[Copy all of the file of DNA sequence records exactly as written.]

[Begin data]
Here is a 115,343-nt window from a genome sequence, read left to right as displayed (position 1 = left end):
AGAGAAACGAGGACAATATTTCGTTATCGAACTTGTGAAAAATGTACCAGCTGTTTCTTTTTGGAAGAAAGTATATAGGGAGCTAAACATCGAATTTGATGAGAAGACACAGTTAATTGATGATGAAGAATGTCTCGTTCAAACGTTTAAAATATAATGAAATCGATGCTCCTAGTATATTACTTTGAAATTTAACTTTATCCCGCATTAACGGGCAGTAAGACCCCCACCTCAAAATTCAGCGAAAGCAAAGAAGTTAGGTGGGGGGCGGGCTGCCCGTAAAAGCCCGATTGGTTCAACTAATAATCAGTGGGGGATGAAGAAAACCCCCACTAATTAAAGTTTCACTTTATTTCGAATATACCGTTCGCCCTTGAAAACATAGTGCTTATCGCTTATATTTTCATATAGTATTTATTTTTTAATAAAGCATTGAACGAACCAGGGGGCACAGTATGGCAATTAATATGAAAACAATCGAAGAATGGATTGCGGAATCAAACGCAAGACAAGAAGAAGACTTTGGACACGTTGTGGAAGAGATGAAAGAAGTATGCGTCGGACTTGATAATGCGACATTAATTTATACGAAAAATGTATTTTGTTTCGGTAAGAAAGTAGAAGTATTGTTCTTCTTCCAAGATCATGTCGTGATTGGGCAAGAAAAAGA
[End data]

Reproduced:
Here is a 115,343-nt window from a genome sequence, read left to right as displayed (position 1 = left end):
AGAGAAACGAGGACAATATTTCGTTATCGAACTTGTGAAAAATGTACCAGCTGTTTCTTTTTGGAAGAAAGTATATAGGGAGCTAAACATCGAATTTGATGAGAAGACACAGTTAATTGATGATGAAGAATGTCTCGTTCAAACGTTTAAAATATAATGAAATCGATGCTCCTAGTATATTACTTTGAAATTTAACTTTATCCCGCATTAACGGGCAGTAAGACCCCCACCTCAAAATTCAGCGAAAGCAAAGAAGTTAGGTGGGGGGCGGGCTGCCCGTAAAAGCCCGATTGGTTCAACTAATAATCAGTGGGGGATGAAGAAAACCCCCACTAATTAAAGTTTCACTTTATTTCGAATATACCGTTCGCCCTTGAAAACATAGTGCTTATCGCTTATATTTTCATATAGTATTTATTTTTTAATAAAGCATTGAACGAACCAGGGGGCACAGTATGGCAATTAATATGAAAACAATCGAAGAATGGATTGCGGAATCAAACGCAAGACAAGAAGAAGACTTTGGACACGTTGTGGAAGAGATGAAAGAAGTATGCGTCGGACTTGATAATGCGACATTAATTTATACGAAAAATGTATTTTGTTTCGGTAAGAAAGTAGAAGTATTGTTCTTCTTCCAAGATCATGTCGTGATTGGGCAAGAAAAAGA